We all know about the hero’s journey.
What about the monster’s journey? Isn’t that as important, and perhaps more interesting since it has traditionally been ignored?
The monster is created in our childhood, when we learn that something in our experience – our emotions, reactions, thoughts – is wrong. We learn to hide it. Push it away. We make it into a monster in our own mind.
Then, we learn to see it in others. We learn to tell ourselves that they are like that, not me.
Later in life, and through grace, we may re-find the monster in ourselves. We get to know it. Listen to its story. Befriend it. See its value and contribution. And we can create a more mutually supportive relationship with it.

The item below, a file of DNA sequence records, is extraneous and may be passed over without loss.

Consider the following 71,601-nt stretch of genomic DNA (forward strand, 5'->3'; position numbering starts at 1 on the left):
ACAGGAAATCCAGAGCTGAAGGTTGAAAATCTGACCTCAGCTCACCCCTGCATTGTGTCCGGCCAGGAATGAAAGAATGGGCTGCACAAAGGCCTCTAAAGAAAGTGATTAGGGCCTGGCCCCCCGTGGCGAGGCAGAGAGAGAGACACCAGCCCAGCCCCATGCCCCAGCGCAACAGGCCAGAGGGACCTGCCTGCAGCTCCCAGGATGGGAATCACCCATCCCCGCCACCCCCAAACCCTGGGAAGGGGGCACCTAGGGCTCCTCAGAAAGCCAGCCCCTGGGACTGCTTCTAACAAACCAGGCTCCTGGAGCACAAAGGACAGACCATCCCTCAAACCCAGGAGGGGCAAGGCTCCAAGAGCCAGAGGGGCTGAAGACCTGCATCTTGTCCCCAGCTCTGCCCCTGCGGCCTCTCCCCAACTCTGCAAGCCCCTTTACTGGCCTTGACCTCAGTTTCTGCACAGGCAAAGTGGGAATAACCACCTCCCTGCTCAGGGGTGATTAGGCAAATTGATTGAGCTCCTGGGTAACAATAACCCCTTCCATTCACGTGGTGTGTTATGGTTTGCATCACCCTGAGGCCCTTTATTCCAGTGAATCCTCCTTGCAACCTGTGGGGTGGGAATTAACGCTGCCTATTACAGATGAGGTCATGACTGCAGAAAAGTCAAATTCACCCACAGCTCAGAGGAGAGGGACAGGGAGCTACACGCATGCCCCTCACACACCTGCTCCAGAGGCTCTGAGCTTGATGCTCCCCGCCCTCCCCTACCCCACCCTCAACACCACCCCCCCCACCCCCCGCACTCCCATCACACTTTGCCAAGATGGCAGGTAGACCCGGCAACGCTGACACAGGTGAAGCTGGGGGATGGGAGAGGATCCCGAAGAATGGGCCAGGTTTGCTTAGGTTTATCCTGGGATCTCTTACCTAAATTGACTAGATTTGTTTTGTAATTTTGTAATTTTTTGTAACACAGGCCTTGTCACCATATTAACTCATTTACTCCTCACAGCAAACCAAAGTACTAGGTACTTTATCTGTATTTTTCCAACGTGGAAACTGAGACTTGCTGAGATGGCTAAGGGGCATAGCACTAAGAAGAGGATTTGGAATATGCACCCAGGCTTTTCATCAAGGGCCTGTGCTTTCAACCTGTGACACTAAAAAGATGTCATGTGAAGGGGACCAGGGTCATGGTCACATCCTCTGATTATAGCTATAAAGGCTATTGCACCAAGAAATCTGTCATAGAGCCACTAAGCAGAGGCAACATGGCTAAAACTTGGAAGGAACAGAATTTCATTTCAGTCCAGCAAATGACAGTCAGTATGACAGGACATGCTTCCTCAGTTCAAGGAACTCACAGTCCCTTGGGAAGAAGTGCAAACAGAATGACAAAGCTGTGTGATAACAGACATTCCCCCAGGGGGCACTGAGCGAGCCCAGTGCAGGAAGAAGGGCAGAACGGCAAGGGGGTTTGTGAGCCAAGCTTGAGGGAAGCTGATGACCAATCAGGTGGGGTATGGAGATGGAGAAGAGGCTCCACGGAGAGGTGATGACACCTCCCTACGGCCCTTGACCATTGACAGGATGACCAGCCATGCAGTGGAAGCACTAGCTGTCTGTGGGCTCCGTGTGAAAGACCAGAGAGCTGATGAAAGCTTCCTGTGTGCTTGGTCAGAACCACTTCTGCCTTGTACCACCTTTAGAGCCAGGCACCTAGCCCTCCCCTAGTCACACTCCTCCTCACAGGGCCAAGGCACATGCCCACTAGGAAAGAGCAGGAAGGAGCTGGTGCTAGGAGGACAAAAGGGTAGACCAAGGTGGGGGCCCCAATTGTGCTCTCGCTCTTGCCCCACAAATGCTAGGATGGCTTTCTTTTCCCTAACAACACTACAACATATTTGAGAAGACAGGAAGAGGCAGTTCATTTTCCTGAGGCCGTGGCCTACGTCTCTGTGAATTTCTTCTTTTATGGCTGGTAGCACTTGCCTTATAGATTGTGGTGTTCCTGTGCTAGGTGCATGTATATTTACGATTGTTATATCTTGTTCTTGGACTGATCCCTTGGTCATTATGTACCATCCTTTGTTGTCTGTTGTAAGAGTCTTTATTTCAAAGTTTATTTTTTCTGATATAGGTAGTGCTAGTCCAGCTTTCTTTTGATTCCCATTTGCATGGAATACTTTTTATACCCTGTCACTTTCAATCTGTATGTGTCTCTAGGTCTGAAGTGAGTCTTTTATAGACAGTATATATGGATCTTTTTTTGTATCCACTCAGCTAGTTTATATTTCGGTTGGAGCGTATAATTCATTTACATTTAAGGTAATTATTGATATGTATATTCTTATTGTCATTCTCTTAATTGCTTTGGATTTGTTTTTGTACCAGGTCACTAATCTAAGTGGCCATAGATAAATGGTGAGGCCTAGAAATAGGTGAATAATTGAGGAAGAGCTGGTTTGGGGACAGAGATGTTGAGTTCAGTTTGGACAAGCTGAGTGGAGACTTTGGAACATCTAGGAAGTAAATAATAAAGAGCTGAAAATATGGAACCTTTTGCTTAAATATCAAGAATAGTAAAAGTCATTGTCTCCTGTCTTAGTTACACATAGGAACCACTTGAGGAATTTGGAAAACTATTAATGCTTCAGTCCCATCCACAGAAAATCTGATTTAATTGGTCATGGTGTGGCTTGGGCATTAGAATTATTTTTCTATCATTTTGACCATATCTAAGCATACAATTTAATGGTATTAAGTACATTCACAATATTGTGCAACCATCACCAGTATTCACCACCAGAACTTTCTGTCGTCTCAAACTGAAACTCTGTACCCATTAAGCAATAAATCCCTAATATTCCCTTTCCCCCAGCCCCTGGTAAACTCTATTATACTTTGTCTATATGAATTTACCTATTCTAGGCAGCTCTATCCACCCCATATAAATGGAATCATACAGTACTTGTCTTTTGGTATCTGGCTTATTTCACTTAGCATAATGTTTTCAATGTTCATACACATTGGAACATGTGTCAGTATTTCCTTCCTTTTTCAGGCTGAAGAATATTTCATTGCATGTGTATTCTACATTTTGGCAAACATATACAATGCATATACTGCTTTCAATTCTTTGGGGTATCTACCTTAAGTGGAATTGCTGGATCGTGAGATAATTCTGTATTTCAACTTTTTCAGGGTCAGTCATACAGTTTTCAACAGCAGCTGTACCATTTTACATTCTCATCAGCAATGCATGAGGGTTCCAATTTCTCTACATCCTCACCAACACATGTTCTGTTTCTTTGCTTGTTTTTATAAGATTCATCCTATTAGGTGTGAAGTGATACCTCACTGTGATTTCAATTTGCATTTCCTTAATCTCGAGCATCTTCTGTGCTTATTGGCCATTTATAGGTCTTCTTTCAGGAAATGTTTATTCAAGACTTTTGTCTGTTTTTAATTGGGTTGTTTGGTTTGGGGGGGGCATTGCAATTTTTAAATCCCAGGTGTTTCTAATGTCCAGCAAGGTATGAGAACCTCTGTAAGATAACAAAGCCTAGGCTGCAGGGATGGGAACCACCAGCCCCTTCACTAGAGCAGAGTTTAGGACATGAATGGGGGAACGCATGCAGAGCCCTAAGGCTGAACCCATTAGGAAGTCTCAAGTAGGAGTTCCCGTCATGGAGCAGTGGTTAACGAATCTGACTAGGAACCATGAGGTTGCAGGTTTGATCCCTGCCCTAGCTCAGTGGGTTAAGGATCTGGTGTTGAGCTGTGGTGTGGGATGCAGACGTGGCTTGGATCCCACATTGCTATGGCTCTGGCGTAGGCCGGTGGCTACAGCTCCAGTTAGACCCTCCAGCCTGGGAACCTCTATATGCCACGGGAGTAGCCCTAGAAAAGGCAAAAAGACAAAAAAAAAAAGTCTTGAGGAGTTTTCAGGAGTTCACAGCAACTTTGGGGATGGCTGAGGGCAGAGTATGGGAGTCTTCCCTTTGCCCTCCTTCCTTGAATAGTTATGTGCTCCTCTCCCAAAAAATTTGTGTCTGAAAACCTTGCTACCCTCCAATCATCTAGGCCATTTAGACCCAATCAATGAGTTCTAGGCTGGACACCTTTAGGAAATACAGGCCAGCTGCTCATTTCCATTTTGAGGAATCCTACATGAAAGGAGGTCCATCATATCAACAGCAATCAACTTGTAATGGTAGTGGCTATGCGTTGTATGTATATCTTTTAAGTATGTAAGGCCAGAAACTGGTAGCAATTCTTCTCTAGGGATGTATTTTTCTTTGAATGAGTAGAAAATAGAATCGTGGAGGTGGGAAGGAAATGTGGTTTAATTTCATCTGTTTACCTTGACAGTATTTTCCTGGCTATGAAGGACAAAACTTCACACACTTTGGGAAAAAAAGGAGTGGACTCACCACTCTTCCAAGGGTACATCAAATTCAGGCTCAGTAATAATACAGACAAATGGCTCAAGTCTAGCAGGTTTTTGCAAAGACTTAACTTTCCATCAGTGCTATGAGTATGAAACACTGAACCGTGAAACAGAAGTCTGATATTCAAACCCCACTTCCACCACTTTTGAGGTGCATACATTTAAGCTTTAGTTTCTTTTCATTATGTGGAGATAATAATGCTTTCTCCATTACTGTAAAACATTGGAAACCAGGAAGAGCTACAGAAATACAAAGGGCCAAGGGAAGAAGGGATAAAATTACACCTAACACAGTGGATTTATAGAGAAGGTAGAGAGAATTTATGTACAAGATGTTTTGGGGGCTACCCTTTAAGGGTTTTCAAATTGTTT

After a while, it may no longer look like a monster. It has returned more to what it was before it was made into a monster, although with the benefit of the experience of its journey.
How does this look from the perspective of the monster? It depends on the monster, of course. In each of us, there are several and also several combination monsters. I’ll interview one in a later post.
Seed: Seeing there is a new book with this name. (I haven’t read it.)
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Formed in early childhood, to protect, out of love, then shunned, projected, then met, included